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void bar () { // some code } void *pointer = bar; pointer(); 1. how to cast pointer to function type so that can call pointer() this way. 2.Can I directly do function call this way below: 1 void *pointer = some binary code; 2 cast pointer to function pointer type 3 call it :pointer ()

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You will need to look into Function Pointers.

void bar( /* args types go here w/ names as a reg function*/)
{
// some code
}

// Create a name for the function pointer
typedef void (*funcPtr)( /* args types go here */);

// Assign the function pointer
funcPtr yourPtr = &bar;

// Call the function pointer
(*yourPtr)(/* actual args go here */);

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Quote:
Original post by luasitdown
2.Can I directly do function call this way below:
  1. void *pointer = some binary code;
  2. cast pointer to function pointer type
  3. call it :pointer ()

Although generally in C++ polymorphism is superior to function pointers which in turn are superior to what you suggest, directly writing a function in binary and calling it is possible in C++, albeit not necessarily portable (the binary code will not be portable and some operating systems may not allow you to execute data as if it were code). Here is an example of how to do it (32-bit x86 code):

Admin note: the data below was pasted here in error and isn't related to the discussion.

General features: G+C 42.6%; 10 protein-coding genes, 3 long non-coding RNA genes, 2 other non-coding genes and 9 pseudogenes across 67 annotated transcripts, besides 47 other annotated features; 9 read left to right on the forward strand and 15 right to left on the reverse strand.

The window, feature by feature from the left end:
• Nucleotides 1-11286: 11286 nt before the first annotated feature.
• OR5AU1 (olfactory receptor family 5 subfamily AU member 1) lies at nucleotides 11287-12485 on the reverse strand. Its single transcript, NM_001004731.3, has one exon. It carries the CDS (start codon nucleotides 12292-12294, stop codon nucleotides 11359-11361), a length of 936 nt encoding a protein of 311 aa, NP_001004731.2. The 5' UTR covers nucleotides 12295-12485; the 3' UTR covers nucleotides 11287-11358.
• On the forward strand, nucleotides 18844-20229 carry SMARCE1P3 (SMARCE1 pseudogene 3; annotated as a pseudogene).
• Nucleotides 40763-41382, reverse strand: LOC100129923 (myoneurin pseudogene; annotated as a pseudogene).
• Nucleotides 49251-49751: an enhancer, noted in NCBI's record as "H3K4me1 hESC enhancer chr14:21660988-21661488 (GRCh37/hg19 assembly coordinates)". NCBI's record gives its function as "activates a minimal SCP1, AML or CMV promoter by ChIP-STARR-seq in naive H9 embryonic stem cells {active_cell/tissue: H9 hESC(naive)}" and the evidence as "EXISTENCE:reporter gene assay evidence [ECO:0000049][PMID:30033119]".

#include <iostream>

int main()
{
unsigned char buffer[] = {0xb8, 0x07, 0x00, 0x00, 0x00, 0xc3};
unsigned char * address = &buffer[0];
std::cout << (*reinterpret_cast< int (**)() >(&address))() << '\n';
}

The binary code {0xb8, 0x07, 0x00, 0x00, 0x00, 0xc3} breaks down as follows in intel x86 assembler:
0xb8, 0x07, 0x00, 0x00, 0x00: mov eax, 7
0xc3: ret
And is therefore equivalent to the simple function:
int function()
{
return 7;
}

This sequence of bytes is then cast to a pointer-to-pointer-to-function. Standard C++ disallows a direct pointer-to-object to pointer-to-function cast, which is why an extra level of indirection is required. The pointer-to-pointer-to-function is then dereferenced to yield a pointer-to-function (standard function pointer) and then invoked.

Enigma

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